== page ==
Tuesday, 21st May 2024 06:52
Home / News / Twitch Poker Tribune: Training for triathlons with PokerStars pro Sebastian ‘peace&loove’ Huber

The links between poker and sports go all the way back to the 1950s when a young man named Doyle Brunson was courted (pun intended) by the Minneapolis Lakers. Alas, his dream of playing in the NBA was thwarted by a leg injury and Texas Dolly would go on to fuel his competitiveness through poker instead.

Swimming, cycling and running for peace&loove

These days, it’s common for poker professionals to look like athletes. From Jason Koon to Alex Foxen, health-conscious poker pros practice fitness training not to pursue a career in sports, but for their own well-being and often, to improve their abilities at the poker tables.

For Twitch streamer Sebastian “peace&loove” Huber, it’s both poker and endurance sports that get him out of bed in the morning.

Huber, who became a PokerStars Team Pro after winning the Dare2Stream competition in 2021, has completed two big events so far this year: a 13.1-mile half-marathon (“I got a new personal best of one hour and 45 minutes”) and a triathlon 70.3, comprised of a 1.9km swim, 90km cycle and a half-marathon, which he completed in five hours and 56 minutes.

He might be in the off-season for big events, but when he’s not grinding online poker on his Twitch stream, Huber is training. We asked him to talk us through his routines, take us out for a run, and tell us how his training impacts his poker playing.

Let’s go.

PokerStars Blog: Hey Sebastian. What came first: poker or athletics?

Sebastian “peace&loove” Huber: In Austria, I grew up near the mountains and I was always outside with friends. That’s pretty normal in Austria. I did everything–football, golf, whatever it was. I love playing sports in general, that was my thing back then.

I first played poker in school with friends, then after I finished school I moved to Vienna and got into online poker while at university.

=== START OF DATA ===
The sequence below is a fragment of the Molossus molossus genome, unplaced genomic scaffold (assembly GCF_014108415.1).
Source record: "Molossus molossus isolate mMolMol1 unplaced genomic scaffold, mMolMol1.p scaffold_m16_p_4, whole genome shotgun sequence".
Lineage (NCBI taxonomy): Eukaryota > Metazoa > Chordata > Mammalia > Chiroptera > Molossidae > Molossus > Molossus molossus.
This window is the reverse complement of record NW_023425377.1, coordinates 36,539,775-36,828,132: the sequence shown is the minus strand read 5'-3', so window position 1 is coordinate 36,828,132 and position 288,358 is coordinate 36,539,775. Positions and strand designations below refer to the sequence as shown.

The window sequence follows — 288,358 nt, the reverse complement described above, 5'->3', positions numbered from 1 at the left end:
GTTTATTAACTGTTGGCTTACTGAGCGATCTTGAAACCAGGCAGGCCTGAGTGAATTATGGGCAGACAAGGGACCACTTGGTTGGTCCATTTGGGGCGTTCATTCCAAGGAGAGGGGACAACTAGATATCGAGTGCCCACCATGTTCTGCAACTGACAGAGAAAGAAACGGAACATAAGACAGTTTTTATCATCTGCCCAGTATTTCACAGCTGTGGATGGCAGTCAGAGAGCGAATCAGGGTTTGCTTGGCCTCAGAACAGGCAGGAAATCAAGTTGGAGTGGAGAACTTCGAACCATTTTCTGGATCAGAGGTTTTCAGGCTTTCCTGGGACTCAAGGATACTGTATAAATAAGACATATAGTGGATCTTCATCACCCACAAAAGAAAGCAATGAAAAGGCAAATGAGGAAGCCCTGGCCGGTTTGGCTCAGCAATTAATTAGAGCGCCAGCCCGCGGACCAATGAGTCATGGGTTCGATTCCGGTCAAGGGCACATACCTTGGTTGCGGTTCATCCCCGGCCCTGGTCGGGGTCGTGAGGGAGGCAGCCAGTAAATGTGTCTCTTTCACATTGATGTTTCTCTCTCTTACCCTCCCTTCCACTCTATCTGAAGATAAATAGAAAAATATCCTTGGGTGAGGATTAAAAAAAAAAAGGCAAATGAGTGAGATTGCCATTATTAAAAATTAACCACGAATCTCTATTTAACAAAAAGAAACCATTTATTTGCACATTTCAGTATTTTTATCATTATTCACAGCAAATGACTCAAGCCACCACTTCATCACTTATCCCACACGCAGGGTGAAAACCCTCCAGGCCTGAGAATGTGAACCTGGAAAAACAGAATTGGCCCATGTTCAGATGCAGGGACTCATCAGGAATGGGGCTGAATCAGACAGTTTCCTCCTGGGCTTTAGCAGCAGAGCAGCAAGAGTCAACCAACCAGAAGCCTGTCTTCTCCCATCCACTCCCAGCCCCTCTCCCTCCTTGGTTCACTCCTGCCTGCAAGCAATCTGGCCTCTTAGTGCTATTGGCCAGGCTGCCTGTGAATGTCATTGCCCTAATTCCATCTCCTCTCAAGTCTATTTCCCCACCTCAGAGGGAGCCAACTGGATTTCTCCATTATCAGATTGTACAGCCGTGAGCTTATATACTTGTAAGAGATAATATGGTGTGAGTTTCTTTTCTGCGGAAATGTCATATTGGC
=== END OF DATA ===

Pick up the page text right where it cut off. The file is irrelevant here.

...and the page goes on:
How has your training progressed? At one point did you decide to push it further and go for triathlons?

I always did sports because of the games. I played football because I love the game. I played golf because I love the game. It took a while for me to understand that running, cycling or other kinds of endurance sports can be fun as well.

I was probably 21 when it clicked that running is kind of cool. I registered for my first half marathon and back then I wasn’t training that well so I suffered quite a lot, but that was the start of my endurance training.

Every year I tried to be consistent and increase my training. I still do it mainly because I love doing it. There are definitely a lot of things I can improve on and I could certainly train a lot more, but the more you train the better you get to know your body. Each year your fitness is going to improve.

Poker pro Dara O’Kearney used to be an international ultra runner before switching to poker. What do you make of those distances?

I’m not that crazy yet. A marathon is cool but everything above that is pretty sick to do!

What advice would you give to anyone hoping to complete their first triathlon soon?

For me, the biggest thing was that I was really scared of my first triathlon. Most triathlons have some time limits and for most people, swimming is the biggest problem. For me, it was really important to feel comfortable while swimming as most triathlons have open-water swims. In pools it’s different, you always have a line and you don’t have to look where you’re going. So I would recommend that everyone who’s not comfortable swimming does as much open-water swimming as they can. Don’t be scared!

How do you view the links between your training and poker playing?

Both things are competitions. In poker, be it tournaments or cash games, we’re going to compete against other players. But in athletics, you’re not only competing against others, but you’re also competing against yourself, day in and day out. Every run is different, and every exercise is different. You’ve got to compete and you can learn from that a lot. You get used to having a good day and you get used to having a bad day, and how to cope with that.

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